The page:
Limitations and future research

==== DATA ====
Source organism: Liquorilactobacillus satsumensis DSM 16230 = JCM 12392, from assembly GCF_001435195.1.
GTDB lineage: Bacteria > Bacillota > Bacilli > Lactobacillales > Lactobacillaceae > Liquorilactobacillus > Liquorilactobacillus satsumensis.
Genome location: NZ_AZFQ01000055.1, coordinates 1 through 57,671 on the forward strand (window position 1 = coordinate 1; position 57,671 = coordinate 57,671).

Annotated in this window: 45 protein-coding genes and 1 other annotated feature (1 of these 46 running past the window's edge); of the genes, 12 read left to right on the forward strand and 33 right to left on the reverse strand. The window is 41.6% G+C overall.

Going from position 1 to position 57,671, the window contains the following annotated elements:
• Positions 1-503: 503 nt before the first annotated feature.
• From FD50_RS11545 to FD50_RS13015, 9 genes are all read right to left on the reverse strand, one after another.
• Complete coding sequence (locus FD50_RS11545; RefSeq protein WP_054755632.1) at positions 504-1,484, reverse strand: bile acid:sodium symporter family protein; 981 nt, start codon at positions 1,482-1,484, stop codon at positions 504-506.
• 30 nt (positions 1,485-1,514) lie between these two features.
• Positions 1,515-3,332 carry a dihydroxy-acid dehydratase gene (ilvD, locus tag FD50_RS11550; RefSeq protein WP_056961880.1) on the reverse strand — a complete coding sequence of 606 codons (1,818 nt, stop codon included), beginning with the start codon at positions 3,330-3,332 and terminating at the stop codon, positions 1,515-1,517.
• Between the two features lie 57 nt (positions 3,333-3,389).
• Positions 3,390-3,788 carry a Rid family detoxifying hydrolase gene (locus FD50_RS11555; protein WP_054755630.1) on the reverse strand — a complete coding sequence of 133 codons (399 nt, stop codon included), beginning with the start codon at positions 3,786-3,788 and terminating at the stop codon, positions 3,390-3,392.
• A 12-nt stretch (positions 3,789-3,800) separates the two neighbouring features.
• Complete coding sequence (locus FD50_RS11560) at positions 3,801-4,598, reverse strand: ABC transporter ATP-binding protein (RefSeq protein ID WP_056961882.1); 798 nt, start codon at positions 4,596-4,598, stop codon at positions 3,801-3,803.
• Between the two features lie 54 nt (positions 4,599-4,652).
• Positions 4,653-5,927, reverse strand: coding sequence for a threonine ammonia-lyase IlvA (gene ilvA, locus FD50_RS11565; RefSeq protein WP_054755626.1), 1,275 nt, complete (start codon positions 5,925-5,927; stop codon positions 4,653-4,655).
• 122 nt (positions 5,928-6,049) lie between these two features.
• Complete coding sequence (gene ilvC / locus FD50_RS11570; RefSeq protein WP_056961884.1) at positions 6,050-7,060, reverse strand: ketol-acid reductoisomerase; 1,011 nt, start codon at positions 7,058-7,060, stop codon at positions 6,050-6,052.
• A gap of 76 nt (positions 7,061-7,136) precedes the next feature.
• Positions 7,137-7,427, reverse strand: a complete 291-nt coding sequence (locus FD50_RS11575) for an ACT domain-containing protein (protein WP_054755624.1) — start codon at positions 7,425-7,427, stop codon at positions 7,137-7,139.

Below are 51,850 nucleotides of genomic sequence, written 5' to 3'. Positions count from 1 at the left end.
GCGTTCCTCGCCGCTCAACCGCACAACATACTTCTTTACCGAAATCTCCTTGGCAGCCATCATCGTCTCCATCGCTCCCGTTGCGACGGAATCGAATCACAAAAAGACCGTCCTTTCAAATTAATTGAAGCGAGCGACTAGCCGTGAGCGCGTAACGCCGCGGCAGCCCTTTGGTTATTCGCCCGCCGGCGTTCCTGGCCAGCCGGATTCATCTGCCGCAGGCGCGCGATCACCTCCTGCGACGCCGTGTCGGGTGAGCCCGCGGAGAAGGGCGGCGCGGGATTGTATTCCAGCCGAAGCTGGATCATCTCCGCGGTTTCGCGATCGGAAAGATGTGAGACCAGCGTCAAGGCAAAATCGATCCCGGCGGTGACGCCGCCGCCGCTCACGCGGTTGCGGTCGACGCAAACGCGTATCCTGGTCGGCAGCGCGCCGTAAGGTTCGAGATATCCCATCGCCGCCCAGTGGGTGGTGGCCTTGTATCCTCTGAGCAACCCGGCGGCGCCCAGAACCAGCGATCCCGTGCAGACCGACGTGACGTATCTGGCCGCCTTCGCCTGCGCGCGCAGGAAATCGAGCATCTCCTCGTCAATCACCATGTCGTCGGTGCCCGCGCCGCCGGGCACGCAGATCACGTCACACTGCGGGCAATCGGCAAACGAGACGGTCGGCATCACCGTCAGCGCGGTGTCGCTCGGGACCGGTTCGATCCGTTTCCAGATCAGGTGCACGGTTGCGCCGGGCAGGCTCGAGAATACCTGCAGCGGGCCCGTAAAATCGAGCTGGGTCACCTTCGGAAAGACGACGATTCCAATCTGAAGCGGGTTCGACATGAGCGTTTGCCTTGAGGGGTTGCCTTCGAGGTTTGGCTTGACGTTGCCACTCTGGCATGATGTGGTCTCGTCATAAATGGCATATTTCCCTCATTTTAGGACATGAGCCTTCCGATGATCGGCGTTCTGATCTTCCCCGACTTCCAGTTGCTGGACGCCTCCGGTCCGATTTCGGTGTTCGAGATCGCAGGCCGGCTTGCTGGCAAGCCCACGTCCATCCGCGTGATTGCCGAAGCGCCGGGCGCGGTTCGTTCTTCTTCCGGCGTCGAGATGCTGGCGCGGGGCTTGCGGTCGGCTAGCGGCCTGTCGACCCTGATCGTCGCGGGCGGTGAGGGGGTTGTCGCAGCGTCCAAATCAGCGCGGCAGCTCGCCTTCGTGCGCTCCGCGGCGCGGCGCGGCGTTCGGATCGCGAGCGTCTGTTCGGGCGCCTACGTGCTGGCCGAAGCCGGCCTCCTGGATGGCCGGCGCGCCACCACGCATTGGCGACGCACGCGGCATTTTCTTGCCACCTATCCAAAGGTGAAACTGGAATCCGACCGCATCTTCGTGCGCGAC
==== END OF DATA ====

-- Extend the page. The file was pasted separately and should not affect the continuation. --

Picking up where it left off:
The current research used a previously validated and standard paradigm for inducing a calculative mindset (Hsee and Rottenstreich, 2004) to test how such a mindset can increase engagement with healthy food media. While this method helped provide theoretical evidence for the affect-as-information bias that hinders engagement toward healthy food media, future research should aim to test more substantive interventions. Although it is possible to induce such a mindset in a practical way, as such companies like noom.com and Weight Watchers are currently doing, this may not easily translate to a social media content context. Are there visual elements to a social media post that can be included that may induce a more calculative mindset? It is possible that including numbers (e.g. nutritional information) may spur users to think in a more calculative way, but such information is often not visually appealing, which may hinder social media engagement. Therefore, future research should aim to test various methods that healthy food media content creators can easily include in their posts to induce a calculative mindset, thus improving engagement.